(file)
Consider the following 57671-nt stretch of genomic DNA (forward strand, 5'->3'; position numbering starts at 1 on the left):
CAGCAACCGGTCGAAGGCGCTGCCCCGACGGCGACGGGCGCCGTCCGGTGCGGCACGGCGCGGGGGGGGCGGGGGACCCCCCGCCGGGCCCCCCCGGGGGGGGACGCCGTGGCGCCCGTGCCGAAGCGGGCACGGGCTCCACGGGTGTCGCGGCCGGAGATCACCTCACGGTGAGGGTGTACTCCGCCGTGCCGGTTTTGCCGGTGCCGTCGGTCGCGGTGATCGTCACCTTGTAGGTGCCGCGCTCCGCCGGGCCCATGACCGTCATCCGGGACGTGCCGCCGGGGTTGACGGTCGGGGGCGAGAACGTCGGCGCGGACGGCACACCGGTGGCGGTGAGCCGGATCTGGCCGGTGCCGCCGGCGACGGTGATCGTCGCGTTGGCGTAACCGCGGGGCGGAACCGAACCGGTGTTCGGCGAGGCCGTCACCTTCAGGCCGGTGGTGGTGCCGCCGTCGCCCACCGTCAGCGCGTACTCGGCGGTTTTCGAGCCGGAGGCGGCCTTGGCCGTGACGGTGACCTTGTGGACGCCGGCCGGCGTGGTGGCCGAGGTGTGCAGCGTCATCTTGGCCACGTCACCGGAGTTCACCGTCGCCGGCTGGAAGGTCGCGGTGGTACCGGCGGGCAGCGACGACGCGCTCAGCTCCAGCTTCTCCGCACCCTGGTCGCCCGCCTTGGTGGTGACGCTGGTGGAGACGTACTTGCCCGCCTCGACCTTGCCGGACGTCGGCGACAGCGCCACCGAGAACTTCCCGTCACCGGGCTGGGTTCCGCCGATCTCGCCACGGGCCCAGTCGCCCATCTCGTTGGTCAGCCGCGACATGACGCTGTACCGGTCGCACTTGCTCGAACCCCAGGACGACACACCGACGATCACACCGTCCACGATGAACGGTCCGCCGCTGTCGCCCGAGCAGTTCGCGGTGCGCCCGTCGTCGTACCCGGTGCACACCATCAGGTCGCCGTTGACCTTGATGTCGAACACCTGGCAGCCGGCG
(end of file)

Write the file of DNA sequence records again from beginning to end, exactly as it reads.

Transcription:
Consider the following 57671-nt stretch of genomic DNA (forward strand, 5'->3'; position numbering starts at 1 on the left):
CAGCAACCGGTCGAAGGCGCTGCCCCGACGGCGACGGGCGCCGTCCGGTGCGGCACGGCGCGGGGGGGGCGGGGGACCCCCCGCCGGGCCCCCCCGGGGGGGGACGCCGTGGCGCCCGTGCCGAAGCGGGCACGGGCTCCACGGGTGTCGCGGCCGGAGATCACCTCACGGTGAGGGTGTACTCCGCCGTGCCGGTTTTGCCGGTGCCGTCGGTCGCGGTGATCGTCACCTTGTAGGTGCCGCGCTCCGCCGGGCCCATGACCGTCATCCGGGACGTGCCGCCGGGGTTGACGGTCGGGGGCGAGAACGTCGGCGCGGACGGCACACCGGTGGCGGTGAGCCGGATCTGGCCGGTGCCGCCGGCGACGGTGATCGTCGCGTTGGCGTAACCGCGGGGCGGAACCGAACCGGTGTTCGGCGAGGCCGTCACCTTCAGGCCGGTGGTGGTGCCGCCGTCGCCCACCGTCAGCGCGTACTCGGCGGTTTTCGAGCCGGAGGCGGCCTTGGCCGTGACGGTGACCTTGTGGACGCCGGCCGGCGTGGTGGCCGAGGTGTGCAGCGTCATCTTGGCCACGTCACCGGAGTTCACCGTCGCCGGCTGGAAGGTCGCGGTGGTACCGGCGGGCAGCGACGACGCGCTCAGCTCCAGCTTCTCCGCACCCTGGTCGCCCGCCTTGGTGGTGACGCTGGTGGAGACGTACTTGCCCGCCTCGACCTTGCCGGACGTCGGCGACAGCGCCACCGAGAACTTCCCGTCACCGGGCTGGGTTCCGCCGATCTCGCCACGGGCCCAGTCGCCCATCTCGTTGGTCAGCCGCGACATGACGCTGTACCGGTCGCACTTGCTCGAACCCCAGGACGACACACCGACGATCACACCGTCCACGATGAACGGTCCGCCGCTGTCGCCCGAGCAGTTCGCGGTGCGCCCGTCGTCGTACCCGGTGCACACCATCAGGTCGCCGTTGACCTTGATGTCGAACACCTGGCAGCCGGCG